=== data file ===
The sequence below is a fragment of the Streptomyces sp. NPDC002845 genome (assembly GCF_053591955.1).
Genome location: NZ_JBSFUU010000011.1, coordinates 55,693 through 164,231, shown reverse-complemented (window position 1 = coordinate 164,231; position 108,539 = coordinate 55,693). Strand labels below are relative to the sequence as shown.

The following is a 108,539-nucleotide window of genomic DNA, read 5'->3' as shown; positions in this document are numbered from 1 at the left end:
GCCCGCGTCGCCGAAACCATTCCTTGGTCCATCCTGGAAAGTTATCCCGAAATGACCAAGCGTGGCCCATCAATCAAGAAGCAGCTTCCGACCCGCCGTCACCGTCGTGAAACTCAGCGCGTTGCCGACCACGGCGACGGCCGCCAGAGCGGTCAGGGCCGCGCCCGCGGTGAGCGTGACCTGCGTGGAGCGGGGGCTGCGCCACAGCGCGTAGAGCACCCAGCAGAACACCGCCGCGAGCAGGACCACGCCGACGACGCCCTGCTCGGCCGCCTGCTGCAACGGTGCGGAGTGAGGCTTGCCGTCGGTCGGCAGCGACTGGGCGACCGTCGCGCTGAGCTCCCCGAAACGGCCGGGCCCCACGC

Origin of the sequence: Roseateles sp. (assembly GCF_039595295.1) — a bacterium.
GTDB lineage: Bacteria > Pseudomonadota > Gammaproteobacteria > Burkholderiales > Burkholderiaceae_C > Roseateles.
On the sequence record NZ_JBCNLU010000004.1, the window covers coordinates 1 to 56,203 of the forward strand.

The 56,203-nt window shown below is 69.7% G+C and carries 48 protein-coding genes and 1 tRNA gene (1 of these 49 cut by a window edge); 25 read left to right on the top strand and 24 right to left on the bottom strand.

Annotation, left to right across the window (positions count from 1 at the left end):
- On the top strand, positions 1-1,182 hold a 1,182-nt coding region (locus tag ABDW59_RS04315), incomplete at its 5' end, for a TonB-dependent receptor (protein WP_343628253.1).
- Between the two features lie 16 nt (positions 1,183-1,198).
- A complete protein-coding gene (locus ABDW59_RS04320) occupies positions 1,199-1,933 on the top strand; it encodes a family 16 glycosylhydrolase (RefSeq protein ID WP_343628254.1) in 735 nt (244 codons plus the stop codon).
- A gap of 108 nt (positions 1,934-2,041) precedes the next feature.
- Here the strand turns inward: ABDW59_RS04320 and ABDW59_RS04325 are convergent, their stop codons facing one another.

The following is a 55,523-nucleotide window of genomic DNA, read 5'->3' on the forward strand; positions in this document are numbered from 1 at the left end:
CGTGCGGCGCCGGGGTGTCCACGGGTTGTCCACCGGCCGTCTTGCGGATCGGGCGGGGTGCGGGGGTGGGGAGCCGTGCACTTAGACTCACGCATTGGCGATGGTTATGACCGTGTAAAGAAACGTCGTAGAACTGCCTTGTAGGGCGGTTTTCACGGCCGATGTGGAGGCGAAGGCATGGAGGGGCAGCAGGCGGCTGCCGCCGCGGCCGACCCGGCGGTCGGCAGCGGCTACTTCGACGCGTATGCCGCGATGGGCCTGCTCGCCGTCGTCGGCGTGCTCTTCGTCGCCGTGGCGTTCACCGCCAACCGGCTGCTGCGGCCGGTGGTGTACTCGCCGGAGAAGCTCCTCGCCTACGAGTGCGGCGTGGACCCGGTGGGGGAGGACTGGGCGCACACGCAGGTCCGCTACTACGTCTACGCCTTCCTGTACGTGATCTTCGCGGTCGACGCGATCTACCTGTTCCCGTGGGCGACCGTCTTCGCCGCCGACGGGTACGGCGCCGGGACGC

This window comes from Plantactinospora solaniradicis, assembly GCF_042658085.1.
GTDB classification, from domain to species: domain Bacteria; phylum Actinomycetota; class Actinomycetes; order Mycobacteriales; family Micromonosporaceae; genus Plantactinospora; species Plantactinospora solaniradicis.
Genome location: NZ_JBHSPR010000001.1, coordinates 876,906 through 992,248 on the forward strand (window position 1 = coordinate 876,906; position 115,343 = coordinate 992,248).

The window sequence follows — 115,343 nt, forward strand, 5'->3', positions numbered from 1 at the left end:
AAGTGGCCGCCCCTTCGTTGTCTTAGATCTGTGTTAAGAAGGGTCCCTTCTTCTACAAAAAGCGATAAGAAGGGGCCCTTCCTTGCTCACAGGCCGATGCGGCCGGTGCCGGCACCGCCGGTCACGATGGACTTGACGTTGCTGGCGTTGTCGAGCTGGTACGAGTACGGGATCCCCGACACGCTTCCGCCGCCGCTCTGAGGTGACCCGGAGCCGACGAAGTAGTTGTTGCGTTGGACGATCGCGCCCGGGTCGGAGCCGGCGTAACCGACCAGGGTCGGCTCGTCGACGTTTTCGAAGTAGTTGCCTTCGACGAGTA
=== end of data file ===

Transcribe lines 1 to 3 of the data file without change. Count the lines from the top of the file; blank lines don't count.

The sequence below is a fragment of the Streptomyces sp. NPDC002845 genome (assembly GCF_053591955.1).
Genome location: NZ_JBSFUU010000011.1, coordinates 55,693 through 164,231, shown reverse-complemented (window position 1 = coordinate 164,231; position 108,539 = coordinate 55,693). Strand labels below are relative to the sequence as shown.

The following is a 108,539-nucleotide window of genomic DNA, read 5'->3' as shown; positions in this document are numbered from 1 at the left end: